We had to go single file – there are no sidewalks in Dharavi that I’ve seen. We were walking along 60 Foot Road, which is named quite literally for the width of the street.  It’s a bustling thoroughfare with shops on either side and then trucks, cars, motorbikes, people, stray animals, and trash all crowding the road.  Because of the monsoon everything is wet and mud sticks onto my feet and legs within the first steps. At times I had to breathe through my mouth when passing a particularly garbage-filled (or excrement laden) area.

I tried mostly to concentrate on putting one foot in front of the other and following my leader. I kept one eye on his black shirt in front of me and one eye on the ground so I didn’t fall or step on anything that could hinder me. We maneuvered through large good carrier vehicles parked on one side of the road while cars and motorbikes went around us on the other side. It’s like an elaborate game of Frogger getting through the Dharavi streets, and you can’t stop paying attention for more than a moment.

But when I could steal away moments of attention, I tried to take in the energy of the place. It’s like it’s own small city in the middle of a metropolis. The commotion has a pattern and every shop and stand is bustling with the breath of the community. It’s colorful and chaotic and exciting – even while you’re trying not to get run over.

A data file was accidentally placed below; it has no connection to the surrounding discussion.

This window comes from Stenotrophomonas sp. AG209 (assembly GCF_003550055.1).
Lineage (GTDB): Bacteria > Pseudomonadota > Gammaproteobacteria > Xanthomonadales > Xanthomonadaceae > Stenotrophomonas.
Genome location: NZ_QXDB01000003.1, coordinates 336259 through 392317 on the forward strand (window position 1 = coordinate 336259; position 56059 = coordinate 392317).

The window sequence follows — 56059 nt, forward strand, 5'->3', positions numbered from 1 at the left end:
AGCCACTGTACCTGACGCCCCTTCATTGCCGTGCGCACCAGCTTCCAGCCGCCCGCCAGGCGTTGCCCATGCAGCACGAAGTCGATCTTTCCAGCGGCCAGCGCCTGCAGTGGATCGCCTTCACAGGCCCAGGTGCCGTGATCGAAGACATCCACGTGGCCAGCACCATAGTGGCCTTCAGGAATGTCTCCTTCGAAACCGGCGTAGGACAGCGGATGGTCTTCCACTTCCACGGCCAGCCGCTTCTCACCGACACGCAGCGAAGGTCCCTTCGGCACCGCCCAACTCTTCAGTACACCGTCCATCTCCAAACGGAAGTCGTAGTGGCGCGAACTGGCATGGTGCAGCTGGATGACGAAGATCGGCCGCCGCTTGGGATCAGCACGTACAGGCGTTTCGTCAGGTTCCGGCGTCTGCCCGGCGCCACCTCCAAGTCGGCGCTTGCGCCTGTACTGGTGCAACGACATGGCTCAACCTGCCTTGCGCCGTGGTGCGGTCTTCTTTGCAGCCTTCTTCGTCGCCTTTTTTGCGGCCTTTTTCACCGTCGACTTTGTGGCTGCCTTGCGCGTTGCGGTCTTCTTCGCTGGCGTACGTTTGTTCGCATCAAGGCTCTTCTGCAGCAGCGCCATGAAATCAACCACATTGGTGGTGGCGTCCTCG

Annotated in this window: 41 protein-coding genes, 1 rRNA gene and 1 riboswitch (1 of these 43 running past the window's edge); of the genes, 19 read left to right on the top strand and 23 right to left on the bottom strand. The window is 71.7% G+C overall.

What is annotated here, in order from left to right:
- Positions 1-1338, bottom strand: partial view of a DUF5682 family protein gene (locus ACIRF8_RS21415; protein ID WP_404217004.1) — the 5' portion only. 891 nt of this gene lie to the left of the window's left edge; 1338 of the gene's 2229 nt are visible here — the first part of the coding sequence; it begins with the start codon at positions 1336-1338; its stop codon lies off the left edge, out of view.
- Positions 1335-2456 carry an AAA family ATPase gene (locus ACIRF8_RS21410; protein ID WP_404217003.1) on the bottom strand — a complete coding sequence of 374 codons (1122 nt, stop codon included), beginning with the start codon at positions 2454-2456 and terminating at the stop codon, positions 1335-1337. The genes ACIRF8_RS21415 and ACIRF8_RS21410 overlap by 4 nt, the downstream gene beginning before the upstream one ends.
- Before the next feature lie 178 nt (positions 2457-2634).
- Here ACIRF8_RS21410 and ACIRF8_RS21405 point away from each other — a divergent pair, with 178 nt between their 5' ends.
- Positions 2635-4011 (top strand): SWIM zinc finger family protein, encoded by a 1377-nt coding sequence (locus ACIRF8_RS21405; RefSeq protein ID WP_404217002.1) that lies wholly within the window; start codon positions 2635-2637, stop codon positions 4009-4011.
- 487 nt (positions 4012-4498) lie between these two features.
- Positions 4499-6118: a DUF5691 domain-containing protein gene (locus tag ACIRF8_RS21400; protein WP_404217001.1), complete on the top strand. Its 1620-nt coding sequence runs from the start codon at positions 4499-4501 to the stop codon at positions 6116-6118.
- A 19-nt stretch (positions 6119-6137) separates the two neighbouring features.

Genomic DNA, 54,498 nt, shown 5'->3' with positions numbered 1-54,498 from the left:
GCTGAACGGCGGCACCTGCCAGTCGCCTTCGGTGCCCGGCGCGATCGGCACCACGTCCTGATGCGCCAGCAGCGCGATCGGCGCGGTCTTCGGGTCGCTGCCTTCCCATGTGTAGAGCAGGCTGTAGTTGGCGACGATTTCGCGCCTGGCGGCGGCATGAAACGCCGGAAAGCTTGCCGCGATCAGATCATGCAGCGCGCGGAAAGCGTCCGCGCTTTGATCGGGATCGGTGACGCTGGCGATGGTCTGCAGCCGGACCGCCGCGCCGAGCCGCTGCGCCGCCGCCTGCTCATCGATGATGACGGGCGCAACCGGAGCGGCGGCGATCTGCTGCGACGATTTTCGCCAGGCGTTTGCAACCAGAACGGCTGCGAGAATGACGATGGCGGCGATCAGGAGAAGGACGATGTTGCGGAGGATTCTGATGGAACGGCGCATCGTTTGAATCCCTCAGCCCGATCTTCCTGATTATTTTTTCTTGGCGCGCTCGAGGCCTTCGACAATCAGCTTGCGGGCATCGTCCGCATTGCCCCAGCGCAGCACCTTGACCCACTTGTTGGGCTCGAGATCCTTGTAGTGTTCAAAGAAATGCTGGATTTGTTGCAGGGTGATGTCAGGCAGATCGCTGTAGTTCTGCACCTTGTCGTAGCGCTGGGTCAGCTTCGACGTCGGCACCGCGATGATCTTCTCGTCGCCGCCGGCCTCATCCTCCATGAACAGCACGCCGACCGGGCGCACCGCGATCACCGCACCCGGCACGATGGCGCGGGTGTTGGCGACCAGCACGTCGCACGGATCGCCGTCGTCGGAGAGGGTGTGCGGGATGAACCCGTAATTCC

By the time we got to the office my sandals were soaked through and the bottom of my blue kurta was splattered with mud and dust and who knows what else. The office is mostly just an empty room with no windows and no formal door – paint cracked on walls that were entirely empty except one team photo. Everyone sat on the floor, paying no attention to the one piece of furniture in the room, a desk with an unused old computer. But the circle of women that occupied the space filled the room with their vibrancy.